We’d hoped to report to you about a number of successful weka families but they are proving hard to find.
Tipene and Sheila have lost one of their two babies but the surviving chick is looking well. It is starting to show the first brown feathers and is past the cute fluffy stage.
The pair at the back of Te Papa Road might have 2 chicks but they are not being seen right now.
Roxy has left Kermit and moved across the ridge to join Whitey. It may take them some time to get into breeding behaviour.
Trapping as a Tourist Experience.
Two young German visitors to the Bay walked the Richardson line with John recently. A fantastic and unique experience they said and they were delighted that they did not have to pay for it!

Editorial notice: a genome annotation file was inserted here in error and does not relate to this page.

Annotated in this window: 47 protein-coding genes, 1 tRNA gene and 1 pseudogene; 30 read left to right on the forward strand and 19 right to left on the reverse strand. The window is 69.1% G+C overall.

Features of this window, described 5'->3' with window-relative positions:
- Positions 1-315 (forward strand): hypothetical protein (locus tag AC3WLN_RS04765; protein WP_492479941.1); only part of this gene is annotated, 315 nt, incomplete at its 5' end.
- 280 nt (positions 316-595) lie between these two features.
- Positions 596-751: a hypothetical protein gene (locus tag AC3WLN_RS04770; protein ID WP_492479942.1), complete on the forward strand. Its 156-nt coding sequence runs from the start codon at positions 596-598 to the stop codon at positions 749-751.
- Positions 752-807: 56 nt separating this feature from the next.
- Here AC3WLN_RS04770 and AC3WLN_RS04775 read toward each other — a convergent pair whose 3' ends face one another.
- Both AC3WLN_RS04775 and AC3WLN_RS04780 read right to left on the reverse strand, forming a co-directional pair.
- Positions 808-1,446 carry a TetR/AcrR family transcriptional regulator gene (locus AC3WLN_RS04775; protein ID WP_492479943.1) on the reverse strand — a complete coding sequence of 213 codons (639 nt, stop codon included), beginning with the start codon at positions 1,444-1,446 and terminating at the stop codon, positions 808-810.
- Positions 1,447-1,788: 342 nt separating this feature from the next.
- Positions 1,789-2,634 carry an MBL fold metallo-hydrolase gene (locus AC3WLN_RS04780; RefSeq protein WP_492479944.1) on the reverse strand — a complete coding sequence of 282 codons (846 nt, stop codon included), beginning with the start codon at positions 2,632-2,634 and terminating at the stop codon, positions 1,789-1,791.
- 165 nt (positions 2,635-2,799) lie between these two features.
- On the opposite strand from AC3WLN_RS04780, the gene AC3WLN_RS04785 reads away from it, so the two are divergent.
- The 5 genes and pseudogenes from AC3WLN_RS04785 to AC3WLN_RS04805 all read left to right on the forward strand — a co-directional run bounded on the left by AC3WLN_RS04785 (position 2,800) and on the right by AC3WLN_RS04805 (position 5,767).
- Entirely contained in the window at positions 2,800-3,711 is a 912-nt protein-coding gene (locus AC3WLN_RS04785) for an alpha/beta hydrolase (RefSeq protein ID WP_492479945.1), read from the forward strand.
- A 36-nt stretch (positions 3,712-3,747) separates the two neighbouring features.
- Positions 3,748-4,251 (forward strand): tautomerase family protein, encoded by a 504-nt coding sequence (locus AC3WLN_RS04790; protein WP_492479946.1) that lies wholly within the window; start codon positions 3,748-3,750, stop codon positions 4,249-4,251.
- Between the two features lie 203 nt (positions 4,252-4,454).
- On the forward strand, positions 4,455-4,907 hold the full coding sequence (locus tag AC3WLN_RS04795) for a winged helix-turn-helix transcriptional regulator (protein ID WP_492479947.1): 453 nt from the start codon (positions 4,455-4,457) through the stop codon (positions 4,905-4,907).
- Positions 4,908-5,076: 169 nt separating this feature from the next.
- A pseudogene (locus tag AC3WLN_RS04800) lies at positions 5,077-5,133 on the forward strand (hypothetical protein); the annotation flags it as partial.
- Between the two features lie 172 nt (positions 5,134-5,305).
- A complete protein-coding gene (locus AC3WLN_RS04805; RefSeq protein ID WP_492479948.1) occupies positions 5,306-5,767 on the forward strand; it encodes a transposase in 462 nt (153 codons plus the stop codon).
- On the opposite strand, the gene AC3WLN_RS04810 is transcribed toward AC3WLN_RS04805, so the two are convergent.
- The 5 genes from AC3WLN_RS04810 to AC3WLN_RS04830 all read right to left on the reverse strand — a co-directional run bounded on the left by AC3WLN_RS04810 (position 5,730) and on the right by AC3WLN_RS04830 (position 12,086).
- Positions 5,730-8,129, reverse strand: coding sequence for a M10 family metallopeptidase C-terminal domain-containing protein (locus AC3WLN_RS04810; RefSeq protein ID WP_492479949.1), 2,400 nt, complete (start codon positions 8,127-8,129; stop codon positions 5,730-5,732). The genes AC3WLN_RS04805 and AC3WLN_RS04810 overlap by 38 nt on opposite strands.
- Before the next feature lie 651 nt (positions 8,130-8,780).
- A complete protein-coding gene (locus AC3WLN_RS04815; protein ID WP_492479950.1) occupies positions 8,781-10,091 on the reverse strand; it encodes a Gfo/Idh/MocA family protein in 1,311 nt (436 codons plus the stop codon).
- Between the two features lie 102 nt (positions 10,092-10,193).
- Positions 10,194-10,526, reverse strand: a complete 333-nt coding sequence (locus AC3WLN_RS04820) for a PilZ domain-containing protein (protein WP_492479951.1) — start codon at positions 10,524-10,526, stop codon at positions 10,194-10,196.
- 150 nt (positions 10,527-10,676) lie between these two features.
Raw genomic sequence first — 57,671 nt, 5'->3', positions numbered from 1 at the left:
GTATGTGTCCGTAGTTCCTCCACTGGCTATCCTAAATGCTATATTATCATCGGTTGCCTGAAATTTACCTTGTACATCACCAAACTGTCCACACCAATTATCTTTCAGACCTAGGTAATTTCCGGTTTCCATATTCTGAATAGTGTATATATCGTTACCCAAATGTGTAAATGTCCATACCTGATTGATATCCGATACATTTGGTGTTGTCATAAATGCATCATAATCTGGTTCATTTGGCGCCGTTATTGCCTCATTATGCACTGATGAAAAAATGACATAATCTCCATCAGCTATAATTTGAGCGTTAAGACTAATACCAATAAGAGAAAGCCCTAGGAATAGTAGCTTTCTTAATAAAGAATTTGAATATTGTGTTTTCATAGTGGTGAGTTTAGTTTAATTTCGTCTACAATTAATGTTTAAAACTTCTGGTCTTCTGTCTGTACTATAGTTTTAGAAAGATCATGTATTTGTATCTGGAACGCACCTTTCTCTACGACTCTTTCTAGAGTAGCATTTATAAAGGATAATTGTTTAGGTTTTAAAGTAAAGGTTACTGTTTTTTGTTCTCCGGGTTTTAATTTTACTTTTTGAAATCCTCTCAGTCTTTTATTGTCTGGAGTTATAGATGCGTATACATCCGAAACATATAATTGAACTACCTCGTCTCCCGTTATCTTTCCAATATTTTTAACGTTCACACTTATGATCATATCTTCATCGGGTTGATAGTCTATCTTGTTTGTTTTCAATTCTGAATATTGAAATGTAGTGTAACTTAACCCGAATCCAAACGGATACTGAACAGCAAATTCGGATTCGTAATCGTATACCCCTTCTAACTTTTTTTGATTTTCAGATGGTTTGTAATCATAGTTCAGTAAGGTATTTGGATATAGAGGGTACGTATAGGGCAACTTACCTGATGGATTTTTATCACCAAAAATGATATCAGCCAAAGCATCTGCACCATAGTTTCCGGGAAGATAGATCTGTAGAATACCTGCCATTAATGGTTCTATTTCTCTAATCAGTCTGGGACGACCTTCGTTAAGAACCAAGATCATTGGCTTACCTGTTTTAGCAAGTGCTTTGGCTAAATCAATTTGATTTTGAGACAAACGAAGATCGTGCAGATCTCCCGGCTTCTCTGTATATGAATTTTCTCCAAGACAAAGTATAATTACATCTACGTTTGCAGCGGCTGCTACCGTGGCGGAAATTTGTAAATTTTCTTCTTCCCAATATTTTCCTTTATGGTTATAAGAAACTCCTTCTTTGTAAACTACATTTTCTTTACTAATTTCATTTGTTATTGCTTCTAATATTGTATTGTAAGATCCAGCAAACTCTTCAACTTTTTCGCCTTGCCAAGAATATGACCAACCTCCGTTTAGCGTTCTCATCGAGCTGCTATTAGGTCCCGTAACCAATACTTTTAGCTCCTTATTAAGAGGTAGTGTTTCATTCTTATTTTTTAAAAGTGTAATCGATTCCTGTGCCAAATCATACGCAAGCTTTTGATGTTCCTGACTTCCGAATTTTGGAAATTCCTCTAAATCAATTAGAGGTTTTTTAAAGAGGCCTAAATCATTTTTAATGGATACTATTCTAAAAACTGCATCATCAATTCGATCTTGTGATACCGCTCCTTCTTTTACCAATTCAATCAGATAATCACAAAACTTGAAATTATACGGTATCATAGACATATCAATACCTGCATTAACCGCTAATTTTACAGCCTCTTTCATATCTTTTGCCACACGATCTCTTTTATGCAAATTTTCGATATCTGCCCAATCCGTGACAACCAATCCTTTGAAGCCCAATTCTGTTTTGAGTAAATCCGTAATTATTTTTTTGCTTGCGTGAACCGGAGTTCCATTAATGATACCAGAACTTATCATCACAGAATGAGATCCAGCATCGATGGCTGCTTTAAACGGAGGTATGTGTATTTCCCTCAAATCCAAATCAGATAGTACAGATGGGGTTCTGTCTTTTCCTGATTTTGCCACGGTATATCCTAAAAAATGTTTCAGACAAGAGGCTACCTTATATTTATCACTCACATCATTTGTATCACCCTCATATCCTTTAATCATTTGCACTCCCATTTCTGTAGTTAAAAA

The views from the trig are amazing.
Do contact WekaWatch if you too would like to cross ‘Predator Trapping’ off your bucket list – it really is free!
Te Papa Road and the bush behind has been teeming with possums recently. We are delighted to report that in November the possum population there has been reduced by 17 but we have not got rid of them all.
And the score so far? Timms vs Good Nature automatic resetting traps? Timms 17 – Good Nature nil.
A really old weka
A weka released in the Bay of Islands in 2002 has just been found dead. It had survived on the edge of a small town for 15 years. Where are the granddads in our population? Why have we had no weka living longer than 6 years here? Habitat? Predation? Cars? Poisons? Can we do better?
A Christmas Gift Suggestion
Alf is a DOC hut warden in Abel Tasman National Park whose precious
watch is stolen by a weka. He needs to get it back. How will he outwit the weka?
Beautiful illustrations take us into the heart of wild New Zealand for a satisfying resolution.
We are delighted to find a book about a weka behaving as a weka and the page of weka facts at the end is a useful inclusion.
We found our copy at Whitcoulls – price $19.99. Highly recommended.